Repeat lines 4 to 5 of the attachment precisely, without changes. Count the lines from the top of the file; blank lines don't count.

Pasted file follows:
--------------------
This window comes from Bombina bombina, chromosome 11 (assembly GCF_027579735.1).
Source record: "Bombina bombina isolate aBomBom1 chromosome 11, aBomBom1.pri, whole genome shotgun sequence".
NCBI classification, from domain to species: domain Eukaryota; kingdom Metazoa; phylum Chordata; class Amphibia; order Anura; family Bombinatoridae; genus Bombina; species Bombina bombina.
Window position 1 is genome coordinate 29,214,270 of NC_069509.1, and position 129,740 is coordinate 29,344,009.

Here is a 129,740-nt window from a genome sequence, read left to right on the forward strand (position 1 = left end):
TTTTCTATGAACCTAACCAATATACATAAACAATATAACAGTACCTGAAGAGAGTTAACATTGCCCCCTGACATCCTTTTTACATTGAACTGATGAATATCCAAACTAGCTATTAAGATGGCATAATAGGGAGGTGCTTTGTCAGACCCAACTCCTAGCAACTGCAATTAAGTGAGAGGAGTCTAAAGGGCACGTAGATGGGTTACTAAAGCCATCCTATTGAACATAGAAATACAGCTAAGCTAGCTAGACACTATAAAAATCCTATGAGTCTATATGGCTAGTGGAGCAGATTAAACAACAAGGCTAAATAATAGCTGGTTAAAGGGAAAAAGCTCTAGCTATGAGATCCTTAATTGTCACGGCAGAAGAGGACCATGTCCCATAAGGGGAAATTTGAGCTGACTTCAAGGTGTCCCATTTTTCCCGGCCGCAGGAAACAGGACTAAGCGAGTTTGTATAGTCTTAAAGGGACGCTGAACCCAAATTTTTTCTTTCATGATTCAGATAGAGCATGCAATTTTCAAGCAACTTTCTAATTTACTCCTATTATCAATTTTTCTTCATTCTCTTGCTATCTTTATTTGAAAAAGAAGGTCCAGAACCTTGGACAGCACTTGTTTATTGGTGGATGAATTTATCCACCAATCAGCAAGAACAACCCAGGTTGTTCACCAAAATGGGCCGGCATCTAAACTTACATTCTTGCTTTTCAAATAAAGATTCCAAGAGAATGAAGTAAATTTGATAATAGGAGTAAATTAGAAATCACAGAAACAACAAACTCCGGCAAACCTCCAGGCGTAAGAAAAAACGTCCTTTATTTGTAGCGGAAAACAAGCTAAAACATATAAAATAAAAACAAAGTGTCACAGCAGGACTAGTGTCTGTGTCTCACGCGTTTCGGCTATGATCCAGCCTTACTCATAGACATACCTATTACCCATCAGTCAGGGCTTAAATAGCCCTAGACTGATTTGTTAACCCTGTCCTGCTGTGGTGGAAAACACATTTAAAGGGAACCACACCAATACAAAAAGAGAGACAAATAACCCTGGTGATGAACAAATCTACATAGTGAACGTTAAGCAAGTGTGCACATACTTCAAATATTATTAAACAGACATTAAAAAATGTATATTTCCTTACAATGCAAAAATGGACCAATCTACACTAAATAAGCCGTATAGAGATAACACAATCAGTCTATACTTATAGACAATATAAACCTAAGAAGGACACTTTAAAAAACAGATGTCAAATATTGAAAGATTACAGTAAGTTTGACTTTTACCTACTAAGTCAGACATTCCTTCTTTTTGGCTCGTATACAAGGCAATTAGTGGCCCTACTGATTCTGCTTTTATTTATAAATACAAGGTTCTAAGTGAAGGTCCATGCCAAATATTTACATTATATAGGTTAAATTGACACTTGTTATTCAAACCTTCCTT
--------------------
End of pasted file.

Window position 1 is genome coordinate 29,214,270 of NC_069509.1, and position 129,740 is coordinate 29,344,009.

Here is a 129,740-nt window from a genome sequence, read left to right on the forward strand (position 1 = left end):